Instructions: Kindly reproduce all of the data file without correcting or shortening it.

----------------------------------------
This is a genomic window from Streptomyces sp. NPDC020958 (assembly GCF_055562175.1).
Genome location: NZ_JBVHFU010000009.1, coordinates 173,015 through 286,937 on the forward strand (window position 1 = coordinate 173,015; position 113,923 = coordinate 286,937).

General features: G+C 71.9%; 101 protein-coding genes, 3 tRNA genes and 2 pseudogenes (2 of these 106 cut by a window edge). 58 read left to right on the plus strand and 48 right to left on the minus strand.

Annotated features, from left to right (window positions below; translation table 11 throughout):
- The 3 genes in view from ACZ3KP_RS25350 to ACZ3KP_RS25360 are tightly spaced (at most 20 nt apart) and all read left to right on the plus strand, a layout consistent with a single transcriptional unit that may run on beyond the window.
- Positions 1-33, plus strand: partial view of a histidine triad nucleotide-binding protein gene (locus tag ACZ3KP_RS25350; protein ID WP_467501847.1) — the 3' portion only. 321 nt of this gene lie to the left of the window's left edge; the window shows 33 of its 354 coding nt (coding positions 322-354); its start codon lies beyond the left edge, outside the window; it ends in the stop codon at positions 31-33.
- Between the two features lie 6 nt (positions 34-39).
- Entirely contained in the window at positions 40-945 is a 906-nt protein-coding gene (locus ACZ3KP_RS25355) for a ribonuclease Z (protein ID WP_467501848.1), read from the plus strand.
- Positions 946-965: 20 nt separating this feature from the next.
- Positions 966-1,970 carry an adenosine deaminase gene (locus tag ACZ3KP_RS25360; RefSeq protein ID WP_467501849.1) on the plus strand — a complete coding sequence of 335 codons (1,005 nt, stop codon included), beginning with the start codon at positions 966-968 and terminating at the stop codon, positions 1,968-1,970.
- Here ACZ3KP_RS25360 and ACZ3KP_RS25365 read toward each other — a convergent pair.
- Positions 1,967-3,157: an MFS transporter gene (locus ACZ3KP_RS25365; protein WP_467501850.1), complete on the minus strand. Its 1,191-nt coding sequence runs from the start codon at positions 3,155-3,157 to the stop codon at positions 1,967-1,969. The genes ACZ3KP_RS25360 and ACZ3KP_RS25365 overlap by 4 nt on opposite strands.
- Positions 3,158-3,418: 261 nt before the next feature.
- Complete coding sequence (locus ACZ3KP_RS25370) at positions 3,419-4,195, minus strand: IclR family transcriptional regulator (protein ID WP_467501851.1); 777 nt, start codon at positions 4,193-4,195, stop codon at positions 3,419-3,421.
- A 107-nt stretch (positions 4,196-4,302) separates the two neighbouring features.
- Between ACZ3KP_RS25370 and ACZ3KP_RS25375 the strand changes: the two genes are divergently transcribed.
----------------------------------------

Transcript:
This is a genomic window from Streptomyces sp. NPDC020958 (assembly GCF_055562175.1).
Genome location: NZ_JBVHFU010000009.1, coordinates 173,015 through 286,937 on the forward strand (window position 1 = coordinate 173,015; position 113,923 = coordinate 286,937).

General features: G+C 71.9%; 101 protein-coding genes, 3 tRNA genes and 2 pseudogenes (2 of these 106 cut by a window edge). 58 read left to right on the plus strand and 48 right to left on the minus strand.

Annotated features, from left to right (window positions below; translation table 11 throughout):
- The 3 genes in view from ACZ3KP_RS25350 to ACZ3KP_RS25360 are tightly spaced (at most 20 nt apart) and all read left to right on the plus strand, a layout consistent with a single transcriptional unit that may run on beyond the window.
- Positions 1-33, plus strand: partial view of a histidine triad nucleotide-binding protein gene (locus tag ACZ3KP_RS25350; protein ID WP_467501847.1) — the 3' portion only. 321 nt of this gene lie to the left of the window's left edge; the window shows 33 of its 354 coding nt (coding positions 322-354); its start codon lies beyond the left edge, outside the window; it ends in the stop codon at positions 31-33.
- Between the two features lie 6 nt (positions 34-39).
- Entirely contained in the window at positions 40-945 is a 906-nt protein-coding gene (locus ACZ3KP_RS25355) for a ribonuclease Z (protein ID WP_467501848.1), read from the plus strand.
- Positions 946-965: 20 nt separating this feature from the next.
- Positions 966-1,970 carry an adenosine deaminase gene (locus tag ACZ3KP_RS25360; RefSeq protein ID WP_467501849.1) on the plus strand — a complete coding sequence of 335 codons (1,005 nt, stop codon included), beginning with the start codon at positions 966-968 and terminating at the stop codon, positions 1,968-1,970.
- Here ACZ3KP_RS25360 and ACZ3KP_RS25365 read toward each other — a convergent pair.
- Positions 1,967-3,157: an MFS transporter gene (locus ACZ3KP_RS25365; protein WP_467501850.1), complete on the minus strand. Its 1,191-nt coding sequence runs from the start codon at positions 3,155-3,157 to the stop codon at positions 1,967-1,969. The genes ACZ3KP_RS25360 and ACZ3KP_RS25365 overlap by 4 nt on opposite strands.
- Positions 3,158-3,418: 261 nt before the next feature.
- Complete coding sequence (locus ACZ3KP_RS25370) at positions 3,419-4,195, minus strand: IclR family transcriptional regulator (protein ID WP_467501851.1); 777 nt, start codon at positions 4,193-4,195, stop codon at positions 3,419-3,421.
- A 107-nt stretch (positions 4,196-4,302) separates the two neighbouring features.
- Between ACZ3KP_RS25370 and ACZ3KP_RS25375 the strand changes: the two genes are divergently transcribed.